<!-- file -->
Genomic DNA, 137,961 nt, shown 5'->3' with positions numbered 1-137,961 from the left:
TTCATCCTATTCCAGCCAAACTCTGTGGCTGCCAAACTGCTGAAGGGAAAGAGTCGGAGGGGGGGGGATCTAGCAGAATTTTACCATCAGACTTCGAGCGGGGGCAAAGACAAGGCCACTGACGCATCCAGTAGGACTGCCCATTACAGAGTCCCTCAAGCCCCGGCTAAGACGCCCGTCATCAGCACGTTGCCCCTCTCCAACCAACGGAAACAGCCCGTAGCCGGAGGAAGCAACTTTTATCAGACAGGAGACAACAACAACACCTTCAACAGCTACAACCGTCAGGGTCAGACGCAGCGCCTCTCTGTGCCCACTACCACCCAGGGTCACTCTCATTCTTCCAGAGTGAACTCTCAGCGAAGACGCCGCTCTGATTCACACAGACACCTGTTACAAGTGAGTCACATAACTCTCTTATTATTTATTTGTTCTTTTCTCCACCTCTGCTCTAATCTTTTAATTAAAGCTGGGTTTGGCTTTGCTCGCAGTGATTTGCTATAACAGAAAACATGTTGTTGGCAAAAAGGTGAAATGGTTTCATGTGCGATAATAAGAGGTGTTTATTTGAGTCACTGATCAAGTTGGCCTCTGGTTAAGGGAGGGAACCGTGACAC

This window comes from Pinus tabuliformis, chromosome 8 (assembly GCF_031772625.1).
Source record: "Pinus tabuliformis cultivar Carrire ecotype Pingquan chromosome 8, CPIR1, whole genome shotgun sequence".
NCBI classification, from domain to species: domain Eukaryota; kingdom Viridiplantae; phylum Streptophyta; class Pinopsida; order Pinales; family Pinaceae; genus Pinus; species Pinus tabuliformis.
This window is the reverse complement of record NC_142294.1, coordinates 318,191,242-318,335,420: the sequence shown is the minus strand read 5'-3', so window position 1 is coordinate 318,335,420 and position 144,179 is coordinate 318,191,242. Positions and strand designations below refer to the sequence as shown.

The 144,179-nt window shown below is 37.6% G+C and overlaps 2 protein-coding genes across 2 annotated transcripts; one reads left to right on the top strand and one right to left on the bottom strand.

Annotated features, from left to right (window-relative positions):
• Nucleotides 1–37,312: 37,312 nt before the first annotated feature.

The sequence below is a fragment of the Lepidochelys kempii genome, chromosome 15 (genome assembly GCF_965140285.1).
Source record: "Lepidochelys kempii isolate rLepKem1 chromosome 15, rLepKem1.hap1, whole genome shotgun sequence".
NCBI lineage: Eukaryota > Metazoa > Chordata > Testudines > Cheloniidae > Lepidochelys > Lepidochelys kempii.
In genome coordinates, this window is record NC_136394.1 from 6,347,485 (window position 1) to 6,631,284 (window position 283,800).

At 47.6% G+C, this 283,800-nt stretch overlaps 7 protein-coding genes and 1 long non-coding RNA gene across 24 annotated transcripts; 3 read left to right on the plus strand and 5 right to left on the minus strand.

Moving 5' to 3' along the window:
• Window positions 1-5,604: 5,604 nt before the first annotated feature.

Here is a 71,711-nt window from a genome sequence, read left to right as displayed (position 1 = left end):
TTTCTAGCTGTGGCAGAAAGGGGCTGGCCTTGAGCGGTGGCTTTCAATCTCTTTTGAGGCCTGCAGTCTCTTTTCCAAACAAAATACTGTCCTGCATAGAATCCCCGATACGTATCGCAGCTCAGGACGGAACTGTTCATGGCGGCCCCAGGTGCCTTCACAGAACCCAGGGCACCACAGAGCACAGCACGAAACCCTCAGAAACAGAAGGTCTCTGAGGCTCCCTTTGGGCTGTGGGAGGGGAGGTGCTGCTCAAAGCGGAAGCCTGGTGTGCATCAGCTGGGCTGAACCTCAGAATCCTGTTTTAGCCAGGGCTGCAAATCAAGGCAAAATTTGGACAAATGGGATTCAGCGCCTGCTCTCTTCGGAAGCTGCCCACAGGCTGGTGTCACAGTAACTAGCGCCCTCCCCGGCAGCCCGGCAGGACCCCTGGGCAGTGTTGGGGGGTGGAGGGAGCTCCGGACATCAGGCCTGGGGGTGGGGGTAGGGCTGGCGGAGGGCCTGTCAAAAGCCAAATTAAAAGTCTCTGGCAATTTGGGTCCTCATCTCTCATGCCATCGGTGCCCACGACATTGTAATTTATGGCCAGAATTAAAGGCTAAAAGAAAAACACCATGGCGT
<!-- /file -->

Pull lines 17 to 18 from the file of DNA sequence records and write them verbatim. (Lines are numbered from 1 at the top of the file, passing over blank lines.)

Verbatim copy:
Here is a 71,711-nt window from a genome sequence, read left to right as displayed (position 1 = left end):
TTTCTAGCTGTGGCAGAAAGGGGCTGGCCTTGAGCGGTGGCTTTCAATCTCTTTTGAGGCCTGCAGTCTCTTTTCCAAACAAAATACTGTCCTGCATAGAATCCCCGATACGTATCGCAGCTCAGGACGGAACTGTTCATGGCGGCCCCAGGTGCCTTCACAGAACCCAGGGCACCACAGAGCACAGCACGAAACCCTCAGAAACAGAAGGTCTCTGAGGCTCCCTTTGGGCTGTGGGAGGGGAGGTGCTGCTCAAAGCGGAAGCCTGGTGTGCATCAGCTGGGCTGAACCTCAGAATCCTGTTTTAGCCAGGGCTGCAAATCAAGGCAAAATTTGGACAAATGGGATTCAGCGCCTGCTCTCTTCGGAAGCTGCCCACAGGCTGGTGTCACAGTAACTAGCGCCCTCCCCGGCAGCCCGGCAGGACCCCTGGGCAGTGTTGGGGGGTGGAGGGAGCTCCGGACATCAGGCCTGGGGGTGGGGGTAGGGCTGGCGGAGGGCCTGTCAAAAGCCAAATTAAAAGTCTCTGGCAATTTGGGTCCTCATCTCTCATGCCATCGGTGCCCACGACATTGTAATTTATGGCCAGAATTAAAGGCTAAAAGAAAAACACCATGGCGT